This has been a year of war, not peace, when a president elected to end conflicts instead expanded the U.S. occupation of Afghanistan. So as it closes we would do well to recall an old warrior who came to see the futility of fighting. British veteran Harry Patch was the last survivor of World War I’s brutal trench warfare.
Patch, who died in July at age 111, fought for a year with the Duke of Cornwall’s Light Infantry before returning home to work as a plumber, raise a family and disappear into relative obscurity.
A modest man who had refused to speak of his experience in the trenches until it was pointed out that he was among the last survivors of “the war to end all wars,” the aging vet finally told his tale to the BBC. What he described was the “calculated and condoned slaughter of human beings” on the Western Front. “Too many died,” declared Patch. “War isn’t worth one life.”
In an autobiography published two years before his death, “The Last Fighting Tommy,” Patch bemoaned: “(The) politicians who took us to war should have been given the guns and told to settle their differences themselves, instead of organizing nothing better than legalized mass murder.”
The veteran’s passing in July brought many tributes. Yet it would seem that the finest memorial to Patch and others who recognized the futility of the First World War in particular, and of wars in general, was erected when the veteran still lived.
On Nov. 11, 2008 – the 90th anniversary of that 11th hour of the 11th day of the 11th month when World War I ended – there was dedicated in Frélinghien, France, a memorial to the most remarkable event not merely of that particular conflict but perhaps of all conflicts.
The memorial recalls a soccer game played on Christmas Day 1914 between men from the 2nd Battalion of the Royal Welsh Fusiliers and the 134th Saxon Infantry Regiment. The Saxons won, 2-1.
Then the two teams partook of plum pudding proffered by the Welshmen and a barrel of beer rolled onto the field by the Saxons. They sang a few carols and hung candles from a bush in the rough fashion of a Christmas tree.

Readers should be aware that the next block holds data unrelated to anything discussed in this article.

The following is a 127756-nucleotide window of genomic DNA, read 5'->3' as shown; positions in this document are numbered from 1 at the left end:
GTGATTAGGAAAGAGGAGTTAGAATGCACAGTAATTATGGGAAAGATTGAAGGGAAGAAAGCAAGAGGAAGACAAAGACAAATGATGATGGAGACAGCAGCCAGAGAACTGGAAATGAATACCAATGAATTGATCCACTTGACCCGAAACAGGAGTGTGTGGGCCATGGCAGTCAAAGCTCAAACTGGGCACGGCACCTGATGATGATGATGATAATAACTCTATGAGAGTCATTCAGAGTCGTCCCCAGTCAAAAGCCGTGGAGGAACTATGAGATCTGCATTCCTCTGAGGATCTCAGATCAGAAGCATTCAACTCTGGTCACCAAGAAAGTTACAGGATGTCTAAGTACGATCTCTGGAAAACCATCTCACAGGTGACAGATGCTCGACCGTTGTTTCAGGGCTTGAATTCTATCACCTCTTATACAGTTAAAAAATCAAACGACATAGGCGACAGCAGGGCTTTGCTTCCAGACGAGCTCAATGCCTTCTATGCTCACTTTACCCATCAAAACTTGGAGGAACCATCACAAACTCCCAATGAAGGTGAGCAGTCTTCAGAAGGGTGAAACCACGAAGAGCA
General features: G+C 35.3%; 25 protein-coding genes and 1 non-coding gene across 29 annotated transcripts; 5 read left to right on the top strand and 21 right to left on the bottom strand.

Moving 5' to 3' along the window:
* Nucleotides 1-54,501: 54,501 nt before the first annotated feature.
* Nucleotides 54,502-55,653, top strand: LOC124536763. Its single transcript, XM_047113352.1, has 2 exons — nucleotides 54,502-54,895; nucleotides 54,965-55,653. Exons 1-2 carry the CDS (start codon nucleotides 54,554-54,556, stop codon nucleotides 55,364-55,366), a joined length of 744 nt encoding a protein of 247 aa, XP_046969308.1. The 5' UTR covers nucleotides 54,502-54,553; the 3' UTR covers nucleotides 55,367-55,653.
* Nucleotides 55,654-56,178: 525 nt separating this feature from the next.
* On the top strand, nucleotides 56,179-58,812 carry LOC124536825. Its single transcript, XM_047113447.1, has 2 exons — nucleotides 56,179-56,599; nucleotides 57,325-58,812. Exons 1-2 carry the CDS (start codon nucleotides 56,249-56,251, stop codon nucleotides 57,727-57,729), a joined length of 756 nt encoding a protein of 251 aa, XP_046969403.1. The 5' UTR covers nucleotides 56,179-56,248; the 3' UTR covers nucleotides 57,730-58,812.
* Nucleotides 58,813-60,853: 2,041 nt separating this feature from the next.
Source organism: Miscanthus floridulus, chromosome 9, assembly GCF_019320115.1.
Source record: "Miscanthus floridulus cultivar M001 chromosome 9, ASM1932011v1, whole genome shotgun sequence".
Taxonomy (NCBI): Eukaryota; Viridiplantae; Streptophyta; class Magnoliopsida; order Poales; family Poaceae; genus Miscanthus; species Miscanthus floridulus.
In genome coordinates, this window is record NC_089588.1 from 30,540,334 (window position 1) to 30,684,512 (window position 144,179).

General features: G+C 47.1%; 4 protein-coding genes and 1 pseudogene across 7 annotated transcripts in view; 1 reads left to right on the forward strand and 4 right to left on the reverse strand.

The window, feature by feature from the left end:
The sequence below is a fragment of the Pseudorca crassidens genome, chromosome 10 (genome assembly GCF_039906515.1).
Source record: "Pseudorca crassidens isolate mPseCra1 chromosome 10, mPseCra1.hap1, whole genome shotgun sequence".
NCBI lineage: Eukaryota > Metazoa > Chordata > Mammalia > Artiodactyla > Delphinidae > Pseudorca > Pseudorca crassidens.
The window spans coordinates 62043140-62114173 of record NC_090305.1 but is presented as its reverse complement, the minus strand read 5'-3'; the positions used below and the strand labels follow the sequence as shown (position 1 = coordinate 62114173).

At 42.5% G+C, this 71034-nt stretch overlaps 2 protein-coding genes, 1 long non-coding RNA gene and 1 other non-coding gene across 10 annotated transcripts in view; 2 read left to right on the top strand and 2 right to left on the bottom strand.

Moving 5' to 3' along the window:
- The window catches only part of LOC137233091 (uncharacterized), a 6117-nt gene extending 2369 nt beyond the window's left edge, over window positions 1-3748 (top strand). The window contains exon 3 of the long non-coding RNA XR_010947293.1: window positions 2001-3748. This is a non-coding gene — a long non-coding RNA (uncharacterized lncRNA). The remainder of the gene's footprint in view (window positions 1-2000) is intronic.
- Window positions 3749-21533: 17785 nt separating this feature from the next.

Those who know their military history will recognize that what was remarkable about the game was that it involved soldiers in the service of the British king and German kaiser who, only hours before, had been battling one another – and who, in short order, would be battling once again.
They were participants in an event that was almost lost to history: the Christmas Truce of 1914.
The British and German governments denied that the truce even took place. War historians neglected this chapter in the story of “the war to end all wars.” But those who participated in that soccer game and sang those carols remembered.
The last to recall the truce was Alfred Anderson, who died in 2005 at 109. In his final years, new generations turned to Anderson for confirmation of what was called “a short peace in a terrible war.”
That peace, which was initiated not by presidents or prime ministers but by the soldiers themselves, serves to this day as a reminder that war is seldom so necessary – or so unstoppable – as politicians would have us believe.
So it comes as no surprise that the Christmas Truce of 1914 is a bit of history that many in power have neglected.
But Anderson’s long survival, and his clear memory, made it impossible to write this chapter out of history.
On Dec. 25, 1914, Anderson was an 18-year-old soldier serving with the 5th Battalion, Black Watch, of the British Army, one of the first to engage in the bloody trench warfare, which was the ugliest manifestation of fighting that claimed 16 million lives. But on that day, there was no violence.
Rather, Anderson recalled in an interview on the 90th anniversary of the truce, “there was a dead silence that morning, right across the land as far as you could see. We shouted ‘Merry Christmas,’ even though nobody felt merry.”
The calls of “Merry Christmas” from the Brits were answered by Germans singing: “Stille Nacht. Heilige Nacht. Alles Schlaft, einsam wacht.”
The Brits responded by singing “Silent Night” in English. Then, from the trenches opposite them, climbed a German soldier who held a small tree lit with candles and shouted in broken English, “Merry Christmas. We not shoot. You not shoot.”
Thus began the Christmas Truce. Soldiers of both armies – more than a million in all – climbed from the trenches along the Western Front to exchange cigarettes and military badges. To play soccer, they used the helmets they had taken off as goalposts. And they did not rush to again take up arms. Along some stretches of the front, the truce lasted into January of 1915.
Finally, distant commanders forced the fighting to begin anew.
Thus it has ever been with war. As Harry Patch, whose service came after the Christmas Truce, noted in his autobiography, the politicians who send young men (and now young women) to fight and die rarely know and even more rarely recall the dark truths of the wars they begin.
But in this holiday season, as Christians mark the birth of the Nazarene known as the Prince of Peace, we might pause to recognize the wisdom of the old soldiers like Alfred Anderson, who celebrated “a short peace in a terrible war,” and Harry Patch, who concluded that war itself “isn’t worth one life.”